“Dulce et Decorum est” by Wilfred Owen

“Dulce et Decorum est” is a well-known anti-war poem by Wilfred Owen, In this poem, Owen describes the shock of a gas attack and the effects they had on soldiers who were lucky enough to survive them. From a glance at the poem, you can see that the poem is broken into 4 verses and structured around three disturbing images. The poem itself is written in two parts (14 lines each); the first part is written in present tense, as if he’s one of the soldiers, and the second part is written as if he’s watching what’s happening from a distance. Owen’s effort to convey the horrors of war was successful because the imagery he used throughout the poem was solid.

Here is the poem:

In the first stanza, a group of soldiers are in no man’s land, trying to go back into the trenches. During the first few lines, the reader can easily picture the horrible conditions of the trenches; the soldiers were compared to beggars because of their physical and mental conditions. The second image, in the second stanza, is more disturbing; Owen writes about a soldier who fails to put his gas mask on, in a timely manner, during a gas attack. And last but not least, the third image Owen depicts is in the fourth stanza. In it, Owen illustrates how that dying soldier, and other dead soldiers, was/were treated by writing, “Behind the wagon that we flung him in,” (18). This shows that they were all tossed into a wagon and buried together, without a proper burial.

In the last two lines of the poem (28 and 29), Owen writes, “the old Lie: Dulce et decorum est Pro patria mori”. The last two lines are important because the title of the poem comes from it, and he rejects Horace’s beliefs. Horace was an Ancient Roman poet who wrote, in the Odes, “Dulce et decorum est pro patria mori” (III.2.13). “Dulce et decorum est pro patria mori” can be translated as “It is sweet and proper to die for the fatherland”. Wilfred calls Horace’s glorification an old lie and tries to prove how choking, and dying, from a gas attack is neither sweet nor proper. He ends the poem with that, for a deeper effect, which worked.

Semper Fi

Today, in the afternoon, I was in the car, sitting next to my mom, who was driving us both home. We were on the highway. Most highways have billboards up, so people, companies, and/or organizations can advertise what they want to sell or promote. The highway we were on was no different. When we passed a billboard, I glanced at the advertisement. It was advertising the US Marine Corps by having a young man, wearing a Marines uniform, stand in front of the United States flag. Above him was the caption “Semper Fi”. This immediately caused me to start thinking about what “Semper Fi” meant because I already knew that Semper is an adverb in Latin, and the definition of it is ‘always’. After Googling ‘what is semper fi’, I found out that Fi is short for fidelis. It was easy to piece the meaning together after finding that little piece of information. Fidelis means loyal and/or loyalty, in Latin, like fidelity. This means that the motto of the US Marines Corps must mean “Always Loyal”! Because of my Latin knowledge, this took two seconds to figure out, instead of remaining confused about its meaning.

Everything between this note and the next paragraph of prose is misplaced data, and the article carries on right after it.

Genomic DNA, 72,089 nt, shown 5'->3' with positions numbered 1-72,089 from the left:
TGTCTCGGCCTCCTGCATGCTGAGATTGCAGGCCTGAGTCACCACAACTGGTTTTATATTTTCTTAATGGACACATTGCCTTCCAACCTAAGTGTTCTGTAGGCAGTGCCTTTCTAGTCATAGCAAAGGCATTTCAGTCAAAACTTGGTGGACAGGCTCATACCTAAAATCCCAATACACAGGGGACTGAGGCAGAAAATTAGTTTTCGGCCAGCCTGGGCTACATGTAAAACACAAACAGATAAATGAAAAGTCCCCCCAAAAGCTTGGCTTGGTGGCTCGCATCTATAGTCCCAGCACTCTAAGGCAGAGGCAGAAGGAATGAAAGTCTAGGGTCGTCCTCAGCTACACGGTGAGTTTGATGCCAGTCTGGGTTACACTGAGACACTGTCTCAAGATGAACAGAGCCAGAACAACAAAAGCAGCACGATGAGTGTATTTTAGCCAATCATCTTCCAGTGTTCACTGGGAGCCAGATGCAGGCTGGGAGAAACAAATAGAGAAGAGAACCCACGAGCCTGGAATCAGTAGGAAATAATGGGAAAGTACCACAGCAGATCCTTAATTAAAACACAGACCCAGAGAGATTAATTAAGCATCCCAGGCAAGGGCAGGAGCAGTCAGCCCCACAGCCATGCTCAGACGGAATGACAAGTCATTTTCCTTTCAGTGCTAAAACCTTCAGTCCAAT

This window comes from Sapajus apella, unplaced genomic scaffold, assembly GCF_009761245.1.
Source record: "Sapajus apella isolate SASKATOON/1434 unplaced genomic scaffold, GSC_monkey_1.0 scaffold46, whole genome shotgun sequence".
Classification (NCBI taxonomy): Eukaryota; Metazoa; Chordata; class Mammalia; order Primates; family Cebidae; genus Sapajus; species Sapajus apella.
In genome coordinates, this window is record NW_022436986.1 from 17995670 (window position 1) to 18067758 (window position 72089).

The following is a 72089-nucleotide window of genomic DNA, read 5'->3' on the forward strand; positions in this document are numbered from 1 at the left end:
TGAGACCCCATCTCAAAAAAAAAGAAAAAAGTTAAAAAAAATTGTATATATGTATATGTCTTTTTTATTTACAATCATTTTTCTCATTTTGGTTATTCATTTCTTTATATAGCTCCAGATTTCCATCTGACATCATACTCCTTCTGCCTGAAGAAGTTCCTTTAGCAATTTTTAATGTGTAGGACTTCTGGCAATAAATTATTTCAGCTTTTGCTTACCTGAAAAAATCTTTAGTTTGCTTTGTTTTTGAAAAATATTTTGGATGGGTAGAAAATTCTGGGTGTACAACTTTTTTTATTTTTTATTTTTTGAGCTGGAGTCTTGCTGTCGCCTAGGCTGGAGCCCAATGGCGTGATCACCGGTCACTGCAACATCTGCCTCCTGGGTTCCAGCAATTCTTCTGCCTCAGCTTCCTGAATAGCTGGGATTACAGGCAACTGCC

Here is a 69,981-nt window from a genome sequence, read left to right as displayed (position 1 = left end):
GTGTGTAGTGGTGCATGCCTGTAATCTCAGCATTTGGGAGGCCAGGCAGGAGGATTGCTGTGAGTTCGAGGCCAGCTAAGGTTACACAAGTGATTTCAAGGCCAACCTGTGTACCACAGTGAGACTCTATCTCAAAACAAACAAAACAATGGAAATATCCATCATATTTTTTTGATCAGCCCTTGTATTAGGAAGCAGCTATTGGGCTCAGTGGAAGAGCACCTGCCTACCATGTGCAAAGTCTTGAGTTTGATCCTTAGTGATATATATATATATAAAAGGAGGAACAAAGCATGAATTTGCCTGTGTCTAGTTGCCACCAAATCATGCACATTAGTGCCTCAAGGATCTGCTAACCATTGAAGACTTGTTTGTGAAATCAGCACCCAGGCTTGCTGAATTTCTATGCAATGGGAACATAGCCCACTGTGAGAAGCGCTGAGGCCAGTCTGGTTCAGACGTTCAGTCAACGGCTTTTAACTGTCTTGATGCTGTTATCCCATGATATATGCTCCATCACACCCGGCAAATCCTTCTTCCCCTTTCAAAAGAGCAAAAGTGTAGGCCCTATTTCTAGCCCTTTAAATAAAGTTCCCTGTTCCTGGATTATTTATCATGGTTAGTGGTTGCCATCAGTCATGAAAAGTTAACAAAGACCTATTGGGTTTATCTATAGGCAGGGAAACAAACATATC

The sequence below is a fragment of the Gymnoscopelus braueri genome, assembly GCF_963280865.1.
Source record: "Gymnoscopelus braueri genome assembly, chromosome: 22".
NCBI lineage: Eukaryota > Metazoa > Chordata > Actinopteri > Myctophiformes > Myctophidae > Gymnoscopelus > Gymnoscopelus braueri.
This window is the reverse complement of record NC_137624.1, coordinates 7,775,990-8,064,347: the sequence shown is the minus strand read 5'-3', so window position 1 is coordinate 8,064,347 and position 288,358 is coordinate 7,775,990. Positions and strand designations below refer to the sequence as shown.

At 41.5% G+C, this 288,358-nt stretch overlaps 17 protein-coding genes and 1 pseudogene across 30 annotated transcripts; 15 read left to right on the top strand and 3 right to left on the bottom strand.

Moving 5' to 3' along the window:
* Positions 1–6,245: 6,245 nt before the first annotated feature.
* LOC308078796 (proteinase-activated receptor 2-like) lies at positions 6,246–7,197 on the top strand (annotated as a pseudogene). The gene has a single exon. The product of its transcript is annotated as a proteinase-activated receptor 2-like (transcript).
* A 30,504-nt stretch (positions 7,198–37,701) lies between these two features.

Food Provisions

Each Ancient Roman soldier ate about one third of a ton of grain a year. The army also had a nice supply of biscuits, sour wine, and bacon. When they were on their enemies’ land for war, they brought cattle with them for an extra supply of meat. If the food ever ran out, the army would take food from others. From all of the soldiers’ letters, there had been no complaints about the food.

Today, modern soldiers have MRE, meals ready to eat, meals because they last longer. They have developed into the main rations for soldiers. Over time, metal cans evolved into plastic that can easily protect the food. Both food choices and quality of the food has drastically improved. They are durable for up to years and can be used easily by soldiers. The foods include: dried fruits, nuts, powdered drinks, snacks, and a ready to eat meal.

To me, the Ancient Romans’ food was better because it was more fresh and less processed. However, it wasn’t that durable. Hence, although the food today is durable, and there are more food choices today, I’d rather eat less processed food and eat what the Ancient Roman soldiers ate. What would you do?

References:

http://www.popsci.com/how-military-created-food-we-know-it
http://www.romanarmy.net/food.shtml
http://www.armyrations.net/army-rations.htm